Continuity in Christian Medicine and the Case of St. Luka, The Blessed Surgeon
Last Name Nash
Terminal Degree(s) MD,MA
Title/Position Director, OSU Center for Bioethics and Medical Humanities
Institution/Organization The Ohio State University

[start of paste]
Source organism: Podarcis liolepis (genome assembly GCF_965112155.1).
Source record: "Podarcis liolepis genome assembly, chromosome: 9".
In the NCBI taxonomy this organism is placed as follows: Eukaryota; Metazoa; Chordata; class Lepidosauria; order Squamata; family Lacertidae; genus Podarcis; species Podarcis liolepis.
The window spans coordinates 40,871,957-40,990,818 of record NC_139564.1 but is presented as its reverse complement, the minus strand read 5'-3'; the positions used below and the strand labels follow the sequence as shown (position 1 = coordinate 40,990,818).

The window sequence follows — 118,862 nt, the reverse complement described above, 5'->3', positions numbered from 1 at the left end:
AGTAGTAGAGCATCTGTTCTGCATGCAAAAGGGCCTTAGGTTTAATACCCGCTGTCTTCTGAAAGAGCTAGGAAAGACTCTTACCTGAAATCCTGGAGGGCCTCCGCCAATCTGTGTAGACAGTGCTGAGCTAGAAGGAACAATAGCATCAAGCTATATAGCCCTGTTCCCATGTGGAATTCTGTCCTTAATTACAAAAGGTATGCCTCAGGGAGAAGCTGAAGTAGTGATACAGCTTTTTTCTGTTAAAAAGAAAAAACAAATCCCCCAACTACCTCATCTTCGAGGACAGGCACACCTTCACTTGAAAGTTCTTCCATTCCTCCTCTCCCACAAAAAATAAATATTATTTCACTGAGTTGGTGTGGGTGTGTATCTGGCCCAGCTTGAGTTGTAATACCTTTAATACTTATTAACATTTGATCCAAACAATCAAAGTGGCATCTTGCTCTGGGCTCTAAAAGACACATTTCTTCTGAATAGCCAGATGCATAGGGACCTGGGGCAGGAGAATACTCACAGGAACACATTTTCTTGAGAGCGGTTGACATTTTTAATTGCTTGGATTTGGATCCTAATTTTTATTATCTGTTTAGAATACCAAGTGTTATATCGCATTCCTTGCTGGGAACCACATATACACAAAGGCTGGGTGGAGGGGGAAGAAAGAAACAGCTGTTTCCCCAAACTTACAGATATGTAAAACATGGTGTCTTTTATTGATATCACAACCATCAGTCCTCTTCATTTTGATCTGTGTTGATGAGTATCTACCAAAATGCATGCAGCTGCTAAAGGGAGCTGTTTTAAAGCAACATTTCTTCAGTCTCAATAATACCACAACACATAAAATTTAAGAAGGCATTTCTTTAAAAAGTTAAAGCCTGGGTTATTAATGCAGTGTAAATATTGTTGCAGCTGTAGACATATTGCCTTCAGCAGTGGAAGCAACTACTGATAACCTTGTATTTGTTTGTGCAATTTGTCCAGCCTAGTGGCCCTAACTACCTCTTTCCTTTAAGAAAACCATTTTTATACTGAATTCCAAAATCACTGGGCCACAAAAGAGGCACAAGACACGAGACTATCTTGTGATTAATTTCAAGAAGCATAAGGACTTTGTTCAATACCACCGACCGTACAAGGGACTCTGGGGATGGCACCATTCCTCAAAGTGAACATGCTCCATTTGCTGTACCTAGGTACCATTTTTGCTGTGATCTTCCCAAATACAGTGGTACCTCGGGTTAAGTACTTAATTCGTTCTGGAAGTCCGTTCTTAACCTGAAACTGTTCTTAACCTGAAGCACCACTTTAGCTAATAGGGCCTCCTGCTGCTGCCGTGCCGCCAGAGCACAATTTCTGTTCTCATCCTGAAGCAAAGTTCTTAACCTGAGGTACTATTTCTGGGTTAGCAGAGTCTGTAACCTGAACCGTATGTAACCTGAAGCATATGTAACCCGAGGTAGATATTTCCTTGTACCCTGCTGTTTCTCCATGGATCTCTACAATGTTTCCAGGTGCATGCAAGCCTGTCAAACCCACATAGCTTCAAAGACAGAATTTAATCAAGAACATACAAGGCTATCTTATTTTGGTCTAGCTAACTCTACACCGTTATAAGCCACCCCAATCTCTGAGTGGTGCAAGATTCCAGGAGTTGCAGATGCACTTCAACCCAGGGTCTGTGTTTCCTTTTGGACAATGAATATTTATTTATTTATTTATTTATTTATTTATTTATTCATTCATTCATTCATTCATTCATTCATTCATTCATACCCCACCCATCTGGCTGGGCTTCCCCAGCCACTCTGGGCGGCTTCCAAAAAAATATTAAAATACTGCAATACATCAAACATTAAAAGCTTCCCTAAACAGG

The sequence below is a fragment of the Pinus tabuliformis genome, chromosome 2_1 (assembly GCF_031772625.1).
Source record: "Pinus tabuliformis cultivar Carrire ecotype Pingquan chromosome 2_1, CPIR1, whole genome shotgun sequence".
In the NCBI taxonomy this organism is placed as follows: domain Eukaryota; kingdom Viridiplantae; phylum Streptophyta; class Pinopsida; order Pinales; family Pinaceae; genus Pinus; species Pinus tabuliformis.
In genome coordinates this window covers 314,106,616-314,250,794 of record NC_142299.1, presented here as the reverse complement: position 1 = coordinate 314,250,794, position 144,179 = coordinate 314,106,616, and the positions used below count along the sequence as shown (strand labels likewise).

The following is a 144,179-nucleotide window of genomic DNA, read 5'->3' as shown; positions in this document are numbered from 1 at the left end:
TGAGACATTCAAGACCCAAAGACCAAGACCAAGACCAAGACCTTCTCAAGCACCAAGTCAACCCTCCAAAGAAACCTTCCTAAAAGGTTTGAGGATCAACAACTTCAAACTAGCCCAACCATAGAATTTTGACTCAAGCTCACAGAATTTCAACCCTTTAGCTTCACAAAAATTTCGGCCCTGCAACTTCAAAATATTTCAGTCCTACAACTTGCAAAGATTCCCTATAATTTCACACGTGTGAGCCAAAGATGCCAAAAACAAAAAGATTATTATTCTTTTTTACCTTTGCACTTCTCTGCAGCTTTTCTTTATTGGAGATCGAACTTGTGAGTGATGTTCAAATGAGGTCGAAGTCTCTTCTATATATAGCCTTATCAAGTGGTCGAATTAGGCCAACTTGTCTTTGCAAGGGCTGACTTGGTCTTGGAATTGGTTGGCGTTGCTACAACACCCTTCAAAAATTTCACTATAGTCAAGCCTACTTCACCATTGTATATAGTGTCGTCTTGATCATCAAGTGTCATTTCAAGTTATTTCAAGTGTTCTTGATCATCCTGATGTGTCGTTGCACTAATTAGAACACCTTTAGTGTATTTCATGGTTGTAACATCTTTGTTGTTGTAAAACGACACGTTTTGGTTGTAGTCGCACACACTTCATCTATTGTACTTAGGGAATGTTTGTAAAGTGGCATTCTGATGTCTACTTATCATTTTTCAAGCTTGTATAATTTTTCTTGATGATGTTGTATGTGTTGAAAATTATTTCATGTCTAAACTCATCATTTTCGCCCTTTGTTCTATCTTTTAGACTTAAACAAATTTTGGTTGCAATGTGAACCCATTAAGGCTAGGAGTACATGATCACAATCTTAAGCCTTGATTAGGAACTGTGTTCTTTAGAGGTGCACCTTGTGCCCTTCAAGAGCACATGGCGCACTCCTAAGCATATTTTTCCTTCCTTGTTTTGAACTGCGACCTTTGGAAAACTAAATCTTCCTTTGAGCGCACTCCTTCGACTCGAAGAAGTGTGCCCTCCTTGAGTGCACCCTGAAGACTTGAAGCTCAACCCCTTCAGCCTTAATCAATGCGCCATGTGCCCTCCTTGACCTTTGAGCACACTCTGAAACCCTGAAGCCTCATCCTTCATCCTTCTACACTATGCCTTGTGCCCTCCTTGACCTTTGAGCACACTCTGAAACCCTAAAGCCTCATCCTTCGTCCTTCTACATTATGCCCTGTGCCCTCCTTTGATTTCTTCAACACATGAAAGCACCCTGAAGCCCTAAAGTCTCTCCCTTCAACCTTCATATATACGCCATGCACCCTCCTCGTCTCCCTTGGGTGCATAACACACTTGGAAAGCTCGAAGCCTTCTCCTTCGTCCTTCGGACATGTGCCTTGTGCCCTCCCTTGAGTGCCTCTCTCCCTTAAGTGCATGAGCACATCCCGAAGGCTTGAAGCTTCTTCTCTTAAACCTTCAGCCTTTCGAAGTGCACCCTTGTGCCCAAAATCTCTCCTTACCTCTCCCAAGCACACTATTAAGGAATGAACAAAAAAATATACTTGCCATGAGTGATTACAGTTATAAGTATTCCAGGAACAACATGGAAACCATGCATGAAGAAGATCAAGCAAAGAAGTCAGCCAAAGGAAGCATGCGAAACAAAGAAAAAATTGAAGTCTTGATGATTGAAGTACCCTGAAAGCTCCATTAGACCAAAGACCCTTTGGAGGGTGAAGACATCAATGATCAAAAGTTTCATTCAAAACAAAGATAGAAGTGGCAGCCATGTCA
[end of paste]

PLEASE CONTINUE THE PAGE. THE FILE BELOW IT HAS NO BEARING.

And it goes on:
In the midst of a secularized society, we witness an era with increasingly competing visions for medicine and healthcare. Many, if not most of these competing visions are hostile to a traditional Christian vision for medicine. In such a setting a Christian ought search for an authentically Christian medicine. Such search, however, often is elusive. The Holy Orthodox Christian Church regularly reminds the faithful of a long history of Christian physician saints. They are remembered in invocations to prayer, liturgical services, and in the designated reading of the lives of the saints. The vast majority of these, however, are saints from a seemingly remote past. A cursory consideration of the cultures in which they lived and the medicine they practiced leaves many wanting with focus on the vast differences and lack of clear guidance for our contemporary concerns. St. Luka, The Blessed Surgeon and Archbishop of Simferopol and Crimea provides a more contemporary standard. St. Luka lived from 1877 to 1961. Through scientific and clinical excellence, compassion, boldness, and unwavering faith he provides a witness worthy of emulation in Christian medicine. This paper will use the character of St. Luka as a bridge connecting the Christian physician saints of antiquity to what medicine ought to be in our own time and into the future. The paper will share a history of the Saint’s life and consider some of his works. Continuities in context, ethics, and visions for science and medicine will be emphasized.